It was a full house on Tuesday at one of the venues of the Mumbai International Film Festival for Documentary, Short and Animation Films. The hall was packed with animators past, present and future hopefuls, all there to commemorate a 30-year-old production and its pioneering co-creator who died in 2019.
The event was a special screening of Ramayana: The Legend of Prince Rama, directed by Yugo Sako and Koichi Sasaki from Japan along with Ram Mohan from India. The allotted time was 3.45 pm. The previous screening was running late. Everybody waited patiently, perhaps taking their cue from Ram Mohan’s elderly wife Sheila Rao, who sat in a corner uncomplaining.
After finally being let in, the guests rushed to grab their seats. But the screen was a blank rectangle. Were we waiting for a VIP to make a speech? The news was worse: the projector had stopped working.
Animator Chetan Sharma joked that because of the number of dignitaries in the room, the projector had had a “heart attack”. The technicians scrambled for a replacement. At 6.15 pm, a new projector rolled out a dazzling remastered 4K print.
Before the screening, Chetan Sharma reminded the audience that the film they were about to watch was “a testament to what Indian animation could have been”. The event was a matter of pride for Films Division since Ram Mohan had started his career with its Cartoon Film Unit back in 1956, Films Division’s Director General Ravinder Bhakar added.
The near-fiasco on Tuesday was only the latest milestone in the film’s long journey, which began when Yugo Sako first visited in India in 1983. Despite having much to recommend in it, Ramayana: The Legend of Prince Rama has always suffered from poor timing.
Sheila Rao told Scroll.in earlier in the day that Sako had travelled to India because he was making a film on waterways across the world. During his trip, he learnt about the Ramayana and “was most impressed with the fact that here was a huge epic that was also a great story with deities and people and birds and animals and magic potions and war and motion”, Rao said.
The 1980s was also the decade in which the Hindutva movement to build a Ram temple at the site of the Babri Masjid in Ayodhya began to swell. Bharatiya Janata Party leaders claimed that the mosque had been built over Ram’s birthplace. In 1987, Ramanand Sagar’s television series Ramayan began to be broadcast on Doordarshan. The show’s popularity dovetailed into the rising mobilisation around the temple movement, which culminated in a mob demolishing the Babri mosque on December 6, 1992.
Some media reports have stated that Sako had to clear the film with the Vishwa Hindu Parishad, which was at the forefront of the Ram temple agitation. According to a report from March on the Kyodo News website, the Indian government, worried about communal tensions in the country, even contacted Japan’s Foreign Ministry about the film.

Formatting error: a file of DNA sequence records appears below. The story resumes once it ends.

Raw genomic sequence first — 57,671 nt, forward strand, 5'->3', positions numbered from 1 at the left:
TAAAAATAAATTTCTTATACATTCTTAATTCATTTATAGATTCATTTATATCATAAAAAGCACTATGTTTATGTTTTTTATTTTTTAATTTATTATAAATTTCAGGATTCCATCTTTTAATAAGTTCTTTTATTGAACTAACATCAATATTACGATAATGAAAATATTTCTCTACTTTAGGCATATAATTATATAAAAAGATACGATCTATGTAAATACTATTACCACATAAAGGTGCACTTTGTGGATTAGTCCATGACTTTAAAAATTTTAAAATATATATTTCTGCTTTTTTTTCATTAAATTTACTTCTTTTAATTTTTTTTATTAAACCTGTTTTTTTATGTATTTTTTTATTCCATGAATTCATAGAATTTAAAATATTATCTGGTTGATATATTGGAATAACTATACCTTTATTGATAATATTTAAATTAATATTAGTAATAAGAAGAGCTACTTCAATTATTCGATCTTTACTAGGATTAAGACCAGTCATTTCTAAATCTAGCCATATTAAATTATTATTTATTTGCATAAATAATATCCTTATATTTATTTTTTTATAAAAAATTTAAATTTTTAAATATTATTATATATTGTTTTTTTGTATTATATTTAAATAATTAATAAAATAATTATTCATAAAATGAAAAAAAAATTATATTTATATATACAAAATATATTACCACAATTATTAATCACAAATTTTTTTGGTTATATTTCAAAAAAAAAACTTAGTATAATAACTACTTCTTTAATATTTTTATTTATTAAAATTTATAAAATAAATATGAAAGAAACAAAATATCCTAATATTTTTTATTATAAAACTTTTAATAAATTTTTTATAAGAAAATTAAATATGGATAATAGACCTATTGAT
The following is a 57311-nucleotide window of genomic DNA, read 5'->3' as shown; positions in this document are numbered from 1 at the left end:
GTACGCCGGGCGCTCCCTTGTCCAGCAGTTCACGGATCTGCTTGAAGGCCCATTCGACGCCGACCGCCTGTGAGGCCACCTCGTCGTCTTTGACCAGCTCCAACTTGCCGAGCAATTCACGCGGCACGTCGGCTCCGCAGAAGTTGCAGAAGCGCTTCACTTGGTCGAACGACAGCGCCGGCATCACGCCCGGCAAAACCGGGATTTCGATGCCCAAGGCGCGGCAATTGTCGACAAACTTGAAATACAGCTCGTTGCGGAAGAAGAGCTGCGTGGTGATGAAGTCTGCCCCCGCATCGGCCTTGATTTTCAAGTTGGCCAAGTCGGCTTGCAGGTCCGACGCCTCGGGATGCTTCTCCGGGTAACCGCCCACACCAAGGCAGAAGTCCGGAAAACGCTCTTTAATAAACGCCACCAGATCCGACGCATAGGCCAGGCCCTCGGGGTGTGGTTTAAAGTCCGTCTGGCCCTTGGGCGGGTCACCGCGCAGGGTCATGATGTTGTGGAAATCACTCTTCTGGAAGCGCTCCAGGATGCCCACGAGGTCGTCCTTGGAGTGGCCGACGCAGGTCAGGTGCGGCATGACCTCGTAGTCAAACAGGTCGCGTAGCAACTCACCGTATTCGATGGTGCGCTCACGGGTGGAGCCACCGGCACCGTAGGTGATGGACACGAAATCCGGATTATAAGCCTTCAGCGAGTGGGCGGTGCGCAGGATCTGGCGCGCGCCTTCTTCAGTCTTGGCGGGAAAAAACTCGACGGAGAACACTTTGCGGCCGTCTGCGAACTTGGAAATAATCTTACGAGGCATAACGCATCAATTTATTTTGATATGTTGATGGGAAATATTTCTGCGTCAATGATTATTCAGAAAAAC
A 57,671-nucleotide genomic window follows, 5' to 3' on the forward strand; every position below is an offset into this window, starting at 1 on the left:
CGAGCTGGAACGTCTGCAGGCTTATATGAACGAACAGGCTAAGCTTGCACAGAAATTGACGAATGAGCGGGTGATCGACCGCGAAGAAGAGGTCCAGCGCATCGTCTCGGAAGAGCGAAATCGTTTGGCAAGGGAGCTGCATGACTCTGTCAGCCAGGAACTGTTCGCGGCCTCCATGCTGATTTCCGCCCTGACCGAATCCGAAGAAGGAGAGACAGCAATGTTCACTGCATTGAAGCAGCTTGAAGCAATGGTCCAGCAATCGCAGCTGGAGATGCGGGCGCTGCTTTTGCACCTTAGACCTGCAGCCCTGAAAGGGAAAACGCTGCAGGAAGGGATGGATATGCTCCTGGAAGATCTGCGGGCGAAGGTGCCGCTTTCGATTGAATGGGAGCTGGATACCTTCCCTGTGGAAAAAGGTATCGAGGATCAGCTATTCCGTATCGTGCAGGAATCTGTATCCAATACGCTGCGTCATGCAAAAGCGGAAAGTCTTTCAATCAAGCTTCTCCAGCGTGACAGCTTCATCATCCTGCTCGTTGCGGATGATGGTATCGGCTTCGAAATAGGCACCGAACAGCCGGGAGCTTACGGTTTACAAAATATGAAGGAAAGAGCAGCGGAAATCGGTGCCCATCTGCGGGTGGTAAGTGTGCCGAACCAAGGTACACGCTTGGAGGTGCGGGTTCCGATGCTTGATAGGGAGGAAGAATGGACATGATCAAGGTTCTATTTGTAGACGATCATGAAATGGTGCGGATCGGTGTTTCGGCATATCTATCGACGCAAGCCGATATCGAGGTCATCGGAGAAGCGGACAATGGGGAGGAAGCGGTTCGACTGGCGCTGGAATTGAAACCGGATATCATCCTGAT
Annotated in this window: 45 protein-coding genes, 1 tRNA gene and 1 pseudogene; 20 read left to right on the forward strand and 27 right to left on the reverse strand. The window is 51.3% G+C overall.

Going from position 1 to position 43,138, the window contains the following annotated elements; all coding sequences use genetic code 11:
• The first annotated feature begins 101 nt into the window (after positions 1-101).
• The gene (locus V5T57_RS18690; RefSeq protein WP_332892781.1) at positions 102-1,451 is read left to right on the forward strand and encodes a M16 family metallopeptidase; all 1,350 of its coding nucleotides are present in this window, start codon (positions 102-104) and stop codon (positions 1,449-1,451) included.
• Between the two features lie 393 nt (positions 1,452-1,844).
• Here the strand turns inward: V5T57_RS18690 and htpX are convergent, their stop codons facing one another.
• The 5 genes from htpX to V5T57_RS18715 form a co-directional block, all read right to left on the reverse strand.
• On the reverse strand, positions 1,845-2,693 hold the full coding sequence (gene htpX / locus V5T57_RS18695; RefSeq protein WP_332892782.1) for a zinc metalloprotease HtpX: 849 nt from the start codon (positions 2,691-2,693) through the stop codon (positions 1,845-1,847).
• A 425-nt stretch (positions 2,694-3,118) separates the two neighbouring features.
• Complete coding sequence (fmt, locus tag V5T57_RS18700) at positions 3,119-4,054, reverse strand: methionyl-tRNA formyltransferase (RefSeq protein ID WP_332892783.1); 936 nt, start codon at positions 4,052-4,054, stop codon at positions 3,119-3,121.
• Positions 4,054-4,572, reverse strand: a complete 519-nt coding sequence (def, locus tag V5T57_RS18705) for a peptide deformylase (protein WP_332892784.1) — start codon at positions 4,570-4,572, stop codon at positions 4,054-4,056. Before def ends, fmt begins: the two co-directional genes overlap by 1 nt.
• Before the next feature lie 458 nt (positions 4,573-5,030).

But reports that the VHP had protested against the production are untrue, said Ram Mohan’s son, Kartik Mohan.
“Sako San had been introduced to the VHP by Professor BB Lal in the early 1980s and had secured their approval for the project since even before my father became involved,” Mohan told Scroll.in.
Sheila Rao recalls that the VHP told Sako to go and meet Tarachand Barjatya, the founder of Rajshri Films. Barjatya in turn sent Sako to Ram Mohan, one of India’s leading animation professionals at the time.
Mohan had been animating opening credits for Hindi films alongside working in advertising. His company, Ram Mohan Biographics, was a veritable film school for budding animators.
Mohan had been unable to channel his vast talent into a feature. A full-length film remains a pipe dream for animators because of prohibitive production costs and the perception that animation is meant for children and so belongs on television rather than in a movie theatre. The short list of Indian animated films features VG Samant’s Hanuman, Arjun Chaudhuri’s Arjun: The Warrior Prince, Shilpa Ranade’s Goopy Gawaiya Bagha Bajaiya, Gitanjali Rao’s Bombay Rose and the Chotta Bheem series.
Ramayana: The Legend of Prince Rama could have shattered that perception. It was initially meant to be a co-production between the Indian and Japanese governments. Instead, officials at the Ministry of Information and Broadcasting advised Ram Mohan to adapt the Panchatantra, Sheila Rao recalled. Besides, how could the Ramayana be explored in cartoon form?
The film was eventually produced privately and created by at least 450 Indian and Japanese collaborators between 1994 and 1992. “It would have been the first time an Indian story had been told in animation for a global audience at least partially by Indian talent,” said Kartik Mohan, an animator and visualiser who lives in Philadelphia in the United States.
For Ram Mohan, the Ramayana was “a dream project” that “offered the opportunity to meld uniquely Asiatic styles of visual art (from traditional Indian sources such as Kathakali as well as the heroic, Manga-derived canon of Japanese anime) across a canvas of subject matter that was literally epic”, Kartik Mohan added. “Ram Mohan was someone who spent nearly every waking hour at home, apart from mealtimes, with sketchpad and pen in hand. There wasn’t a moment when he wasn’t crafting character designs and storyboards in his mind and spilling them directly onto paper.”
“I was already working with Ram Mohan for my own animation films,” Day Burra said. “Narendra Sharma knew the Ramayana left right and centre, and did a fabulous job.”
The film was made in English and dubbed into Hindi. The English voice cast includes Nikhil Kapoor as Rama, Raell Padamsee as Sita, Uday Mathan as Ravana, Mishal Verma as Lakshman and Noel Godin as Hanuman.
Nachiket and Jayoo Patwardhan – an architect couple who have worked as production designers as well as directed their own films – were also involved with the project. “We spent a week in Tokyo in November 1986 and visited the three studios that were eagerly eyeing this opportunity in a sort of friendly competition to bag the Ramayana project,” Nachiket Patwardhan recalled.